In the moment just before the Zen archer releases the arrow to strike the bull’s-eye, all inner static vanishes with the emergence of effortless clarity. Before any action has begun, the martial arts master stands poised in infinite silence, completely centered and ready for anything.
Scientific research reveals an interesting neurological phenomenon correlated with inner stillness and grace. In every case in which this experience has been studied neuroscientifically, phase synchronous alpha brainwaves have been observed in the left hemisphere. 1
More of our innate potential is liberated whenever we experience such flow-states, because the energy normally required to maintain inefficient uses of attention is available to flow unobstructed. The question, however, is: How do we experience this Flow more often, at will?
The answer discovered by Dr. Les Fehmi, an innovator in the field of neurofeedback, is both deceptively simple and unquestionably effective: by imagining space. When inviting his clients to envision, say, the space between their ears, the same phase synchronous alpha brainwaves found in the previously mentioned studies appeared his clients’ EEG readings. 2
Simply becoming aware of spaciousness—even imagining it—evokes the natural state of effortless, open attention and repose in the present moment. Experience it for yourself right now:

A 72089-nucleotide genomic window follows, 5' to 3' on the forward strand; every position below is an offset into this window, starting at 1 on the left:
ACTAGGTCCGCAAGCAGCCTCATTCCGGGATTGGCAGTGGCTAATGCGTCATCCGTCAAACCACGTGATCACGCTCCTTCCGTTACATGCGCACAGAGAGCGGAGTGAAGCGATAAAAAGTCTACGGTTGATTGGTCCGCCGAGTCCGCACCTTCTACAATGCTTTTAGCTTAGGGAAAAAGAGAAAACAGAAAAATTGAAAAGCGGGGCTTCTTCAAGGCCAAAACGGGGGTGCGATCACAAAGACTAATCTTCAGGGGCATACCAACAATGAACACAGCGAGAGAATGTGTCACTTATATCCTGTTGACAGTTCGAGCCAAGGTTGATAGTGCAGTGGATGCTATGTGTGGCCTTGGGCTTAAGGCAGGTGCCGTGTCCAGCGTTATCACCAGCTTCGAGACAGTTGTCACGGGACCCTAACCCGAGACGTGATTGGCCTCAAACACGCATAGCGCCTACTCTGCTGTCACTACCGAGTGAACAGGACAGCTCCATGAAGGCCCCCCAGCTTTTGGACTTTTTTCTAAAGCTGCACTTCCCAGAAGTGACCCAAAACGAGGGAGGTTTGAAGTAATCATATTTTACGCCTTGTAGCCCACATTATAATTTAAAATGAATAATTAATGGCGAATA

Allow yourself to imagine the space between you and the screen in front of you.
Become aware of the space being occupied by your left arm.
Could you allow yourself to imagine the space within your heart?
Could you imagine the space permeating your body?
As you sit quietly, could you allow yourself to be weightless?
Could you imagine the space within your spinal column?
Could you imagine your body as pure light and disappear into it?
You may have noticed from this simple practice that you feel lighter and more open and relaxed. This spacious awareness has been producing brainwave patterns similar to those found in elite athletes while performing in exceptional flow-states.
Whereas our habitual attention tends to contract in its primary focus upon objects, the art of letting go in the moment fosters gentle, expanded awareness of the space around us and within us. It’s as simple as releasing our attention from its ingrained attachment to “things” and opening up to peripheral vision and the experience of space.
Adopt any of the following approaches to integrate more of this awareness into your daily experience:
In meditation, allow yourself to become aware of non-thought.
When thoughts arise, become aware of the space between you and the thought.
Allow yourself to become aware of the space that permeates the thought.
As feelings arise, dive into the infinite space that pervades them.
Allow your awareness to attend to the silence in which all sounds, thoughts and feelings arise.
Allow your attention to fall on the space between the objects around you.
Imagine all people and objects as being saturated with space.
The more aware you become of space and openness, the more relaxed and present you will be, the more you will entrain to the natural flow of Tao.
1 Hemispheric Asymmetry, Cardiac Response, and Performance in Elite Archers. Landers, D, et al. 1990. Research Quarterly for Exercise and Sport. 61(4)351-59.See also Pre-Shot EEG Alpha-Power Reactivity during Expert Air-Pistol Shooting: A Comparison of Best and Worst Shots. Loze, GM, Collins, D, & Holmes, PS. 2001. Journal of Sports Sciences. 19(9)727-33.
2 Les Fehmi, PhD, and Jim Robbins. (2007.) The Open-Focus Brain: Harnessing the Power of Attention to Heal Mind and Body. Trumpeter Books.